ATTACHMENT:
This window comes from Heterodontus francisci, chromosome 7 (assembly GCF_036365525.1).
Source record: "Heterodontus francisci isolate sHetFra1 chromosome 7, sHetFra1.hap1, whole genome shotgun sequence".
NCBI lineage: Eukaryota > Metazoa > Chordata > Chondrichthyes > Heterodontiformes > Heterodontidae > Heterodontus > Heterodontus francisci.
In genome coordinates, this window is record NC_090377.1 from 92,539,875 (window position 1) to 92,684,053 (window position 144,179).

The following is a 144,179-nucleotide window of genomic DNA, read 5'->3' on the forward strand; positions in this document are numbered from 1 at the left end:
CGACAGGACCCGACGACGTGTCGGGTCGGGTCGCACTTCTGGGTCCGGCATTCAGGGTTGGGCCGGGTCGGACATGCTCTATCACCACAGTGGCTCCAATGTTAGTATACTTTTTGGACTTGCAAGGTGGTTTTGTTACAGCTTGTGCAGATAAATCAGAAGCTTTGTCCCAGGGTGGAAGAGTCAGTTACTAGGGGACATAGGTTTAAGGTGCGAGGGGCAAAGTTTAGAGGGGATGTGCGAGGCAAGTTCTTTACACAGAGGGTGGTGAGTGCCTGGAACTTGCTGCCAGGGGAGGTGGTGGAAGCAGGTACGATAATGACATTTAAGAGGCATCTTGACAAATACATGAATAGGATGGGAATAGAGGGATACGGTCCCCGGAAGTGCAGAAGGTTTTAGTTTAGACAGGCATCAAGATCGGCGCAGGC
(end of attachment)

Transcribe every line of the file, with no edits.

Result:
This window comes from Heterodontus francisci, chromosome 7 (assembly GCF_036365525.1).
Source record: "Heterodontus francisci isolate sHetFra1 chromosome 7, sHetFra1.hap1, whole genome shotgun sequence".
NCBI lineage: Eukaryota > Metazoa > Chordata > Chondrichthyes > Heterodontiformes > Heterodontidae > Heterodontus > Heterodontus francisci.
In genome coordinates, this window is record NC_090377.1 from 92,539,875 (window position 1) to 92,684,053 (window position 144,179).

The following is a 144,179-nucleotide window of genomic DNA, read 5'->3' on the forward strand; positions in this document are numbered from 1 at the left end:
CGACAGGACCCGACGACGTGTCGGGTCGGGTCGCACTTCTGGGTCCGGCATTCAGGGTTGGGCCGGGTCGGACATGCTCTATCACCACAGTGGCTCCAATGTTAGTATACTTTTTGGACTTGCAAGGTGGTTTTGTTACAGCTTGTGCAGATAAATCAGAAGCTTTGTCCCAGGGTGGAAGAGTCAGTTACTAGGGGACATAGGTTTAAGGTGCGAGGGGCAAAGTTTAGAGGGGATGTGCGAGGCAAGTTCTTTACACAGAGGGTGGTGAGTGCCTGGAACTTGCTGCCAGGGGAGGTGGTGGAAGCAGGTACGATAATGACATTTAAGAGGCATCTTGACAAATACATGAATAGGATGGGAATAGAGGGATACGGTCCCCGGAAGTGCAGAAGGTTTTAGTTTAGACAGGCATCAAGATCGGCGCAGGC